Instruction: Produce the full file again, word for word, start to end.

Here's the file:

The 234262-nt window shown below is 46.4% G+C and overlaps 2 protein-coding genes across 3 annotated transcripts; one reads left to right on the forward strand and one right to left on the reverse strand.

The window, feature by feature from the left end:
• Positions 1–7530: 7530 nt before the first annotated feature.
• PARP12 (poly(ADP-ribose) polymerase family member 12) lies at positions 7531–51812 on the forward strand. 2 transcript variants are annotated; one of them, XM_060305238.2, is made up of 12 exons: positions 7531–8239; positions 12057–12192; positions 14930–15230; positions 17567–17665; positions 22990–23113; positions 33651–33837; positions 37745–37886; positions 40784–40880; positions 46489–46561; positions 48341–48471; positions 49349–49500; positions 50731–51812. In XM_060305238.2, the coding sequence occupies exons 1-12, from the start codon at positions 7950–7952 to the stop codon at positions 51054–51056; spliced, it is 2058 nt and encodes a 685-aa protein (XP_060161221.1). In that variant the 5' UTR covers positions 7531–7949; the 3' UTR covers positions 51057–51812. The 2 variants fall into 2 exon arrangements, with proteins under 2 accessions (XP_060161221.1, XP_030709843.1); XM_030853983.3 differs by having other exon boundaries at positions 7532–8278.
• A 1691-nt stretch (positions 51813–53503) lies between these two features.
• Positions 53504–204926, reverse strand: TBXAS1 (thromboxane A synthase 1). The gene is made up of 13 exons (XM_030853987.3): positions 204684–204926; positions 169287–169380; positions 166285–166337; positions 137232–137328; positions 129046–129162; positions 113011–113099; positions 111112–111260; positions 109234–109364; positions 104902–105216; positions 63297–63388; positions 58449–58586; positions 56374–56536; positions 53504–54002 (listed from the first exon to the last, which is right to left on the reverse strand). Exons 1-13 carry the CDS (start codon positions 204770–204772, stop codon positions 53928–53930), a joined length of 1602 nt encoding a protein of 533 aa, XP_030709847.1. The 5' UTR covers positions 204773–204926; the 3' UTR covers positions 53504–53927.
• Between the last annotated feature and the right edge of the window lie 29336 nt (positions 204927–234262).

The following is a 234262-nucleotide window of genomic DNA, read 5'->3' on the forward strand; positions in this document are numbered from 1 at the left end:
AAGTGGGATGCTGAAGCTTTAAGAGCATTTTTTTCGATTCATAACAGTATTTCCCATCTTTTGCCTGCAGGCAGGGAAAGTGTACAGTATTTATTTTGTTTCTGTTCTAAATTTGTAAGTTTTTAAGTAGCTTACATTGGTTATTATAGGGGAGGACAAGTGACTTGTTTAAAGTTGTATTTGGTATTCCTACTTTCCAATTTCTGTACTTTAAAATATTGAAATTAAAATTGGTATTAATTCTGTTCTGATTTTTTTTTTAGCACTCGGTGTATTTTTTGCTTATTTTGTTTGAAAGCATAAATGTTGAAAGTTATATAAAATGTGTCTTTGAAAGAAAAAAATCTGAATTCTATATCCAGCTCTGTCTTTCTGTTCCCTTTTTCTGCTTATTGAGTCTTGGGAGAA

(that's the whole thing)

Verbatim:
The 234262-nt window shown below is 46.4% G+C and overlaps 2 protein-coding genes across 3 annotated transcripts; one reads left to right on the forward strand and one right to left on the reverse strand.

The window, feature by feature from the left end:
• Positions 1–7530: 7530 nt before the first annotated feature.
• PARP12 (poly(ADP-ribose) polymerase family member 12) lies at positions 7531–51812 on the forward strand. 2 transcript variants are annotated; one of them, XM_060305238.2, is made up of 12 exons: positions 7531–8239; positions 12057–12192; positions 14930–15230; positions 17567–17665; positions 22990–23113; positions 33651–33837; positions 37745–37886; positions 40784–40880; positions 46489–46561; positions 48341–48471; positions 49349–49500; positions 50731–51812. In XM_060305238.2, the coding sequence occupies exons 1-12, from the start codon at positions 7950–7952 to the stop codon at positions 51054–51056; spliced, it is 2058 nt and encodes a 685-aa protein (XP_060161221.1). In that variant the 5' UTR covers positions 7531–7949; the 3' UTR covers positions 51057–51812. The 2 variants fall into 2 exon arrangements, with proteins under 2 accessions (XP_060161221.1, XP_030709843.1); XM_030853983.3 differs by having other exon boundaries at positions 7532–8278.
• A 1691-nt stretch (positions 51813–53503) lies between these two features.
• Positions 53504–204926, reverse strand: TBXAS1 (thromboxane A synthase 1). The gene is made up of 13 exons (XM_030853987.3): positions 204684–204926; positions 169287–169380; positions 166285–166337; positions 137232–137328; positions 129046–129162; positions 113011–113099; positions 111112–111260; positions 109234–109364; positions 104902–105216; positions 63297–63388; positions 58449–58586; positions 56374–56536; positions 53504–54002 (listed from the first exon to the last, which is right to left on the reverse strand). Exons 1-13 carry the CDS (start codon positions 204770–204772, stop codon positions 53928–53930), a joined length of 1602 nt encoding a protein of 533 aa, XP_030709847.1. The 5' UTR covers positions 204773–204926; the 3' UTR covers positions 53504–53927.
• Between the last annotated feature and the right edge of the window lie 29336 nt (positions 204927–234262).

The following is a 234262-nucleotide window of genomic DNA, read 5'->3' on the forward strand; positions in this document are numbered from 1 at the left end:
AAGTGGGATGCTGAAGCTTTAAGAGCATTTTTTTCGATTCATAACAGTATTTCCCATCTTTTGCCTGCAGGCAGGGAAAGTGTACAGTATTTATTTTGTTTCTGTTCTAAATTTGTAAGTTTTTAAGTAGCTTACATTGGTTATTATAGGGGAGGACAAGTGACTTGTTTAAAGTTGTATTTGGTATTCCTACTTTCCAATTTCTGTACTTTAAAATATTGAAATTAAAATTGGTATTAATTCTGTTCTGATTTTTTTTTTAGCACTCGGTGTATTTTTTGCTTATTTTGTTTGAAAGCATAAATGTTGAAAGTTATATAAAATGTGTCTTTGAAAGAAAAAAATCTGAATTCTATATCCAGCTCTGTCTTTCTGTTCCCTTTTTCTGCTTATTGAGTCTTGGGAGAA